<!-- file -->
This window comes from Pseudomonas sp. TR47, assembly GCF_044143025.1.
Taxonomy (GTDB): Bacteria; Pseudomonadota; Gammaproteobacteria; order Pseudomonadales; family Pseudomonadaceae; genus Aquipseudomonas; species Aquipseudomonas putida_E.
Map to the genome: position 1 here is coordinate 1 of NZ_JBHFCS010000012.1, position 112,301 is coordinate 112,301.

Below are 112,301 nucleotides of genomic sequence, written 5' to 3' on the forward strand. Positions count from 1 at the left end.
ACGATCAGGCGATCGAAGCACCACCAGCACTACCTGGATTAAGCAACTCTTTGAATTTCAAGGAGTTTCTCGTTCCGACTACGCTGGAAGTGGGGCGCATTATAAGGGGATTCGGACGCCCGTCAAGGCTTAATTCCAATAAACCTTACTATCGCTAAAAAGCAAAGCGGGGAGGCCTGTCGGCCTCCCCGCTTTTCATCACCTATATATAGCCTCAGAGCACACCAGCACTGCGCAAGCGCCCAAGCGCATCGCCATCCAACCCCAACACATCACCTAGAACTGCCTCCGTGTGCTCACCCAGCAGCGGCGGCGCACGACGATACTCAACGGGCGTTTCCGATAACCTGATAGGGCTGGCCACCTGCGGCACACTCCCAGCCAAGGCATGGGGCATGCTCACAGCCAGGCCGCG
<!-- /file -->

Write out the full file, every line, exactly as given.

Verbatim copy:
This window comes from Pseudomonas sp. TR47, assembly GCF_044143025.1.
Taxonomy (GTDB): Bacteria; Pseudomonadota; Gammaproteobacteria; order Pseudomonadales; family Pseudomonadaceae; genus Aquipseudomonas; species Aquipseudomonas putida_E.
Map to the genome: position 1 here is coordinate 1 of NZ_JBHFCS010000012.1, position 112,301 is coordinate 112,301.

Below are 112,301 nucleotides of genomic sequence, written 5' to 3' on the forward strand. Positions count from 1 at the left end.
ACGATCAGGCGATCGAAGCACCACCAGCACTACCTGGATTAAGCAACTCTTTGAATTTCAAGGAGTTTCTCGTTCCGACTACGCTGGAAGTGGGGCGCATTATAAGGGGATTCGGACGCCCGTCAAGGCTTAATTCCAATAAACCTTACTATCGCTAAAAAGCAAAGCGGGGAGGCCTGTCGGCCTCCCCGCTTTTCATCACCTATATATAGCCTCAGAGCACACCAGCACTGCGCAAGCGCCCAAGCGCATCGCCATCCAACCCCAACACATCACCTAGAACTGCCTCCGTGTGCTCACCCAGCAGCGGCGGCGCACGACGATACTCAACGGGCGTTTCCGATAACCTGATAGGGCTGGCCACCTGCGGCACACTCCCAGCCAAGGCATGGGGCATGCTCACAGCCAGGCCGCG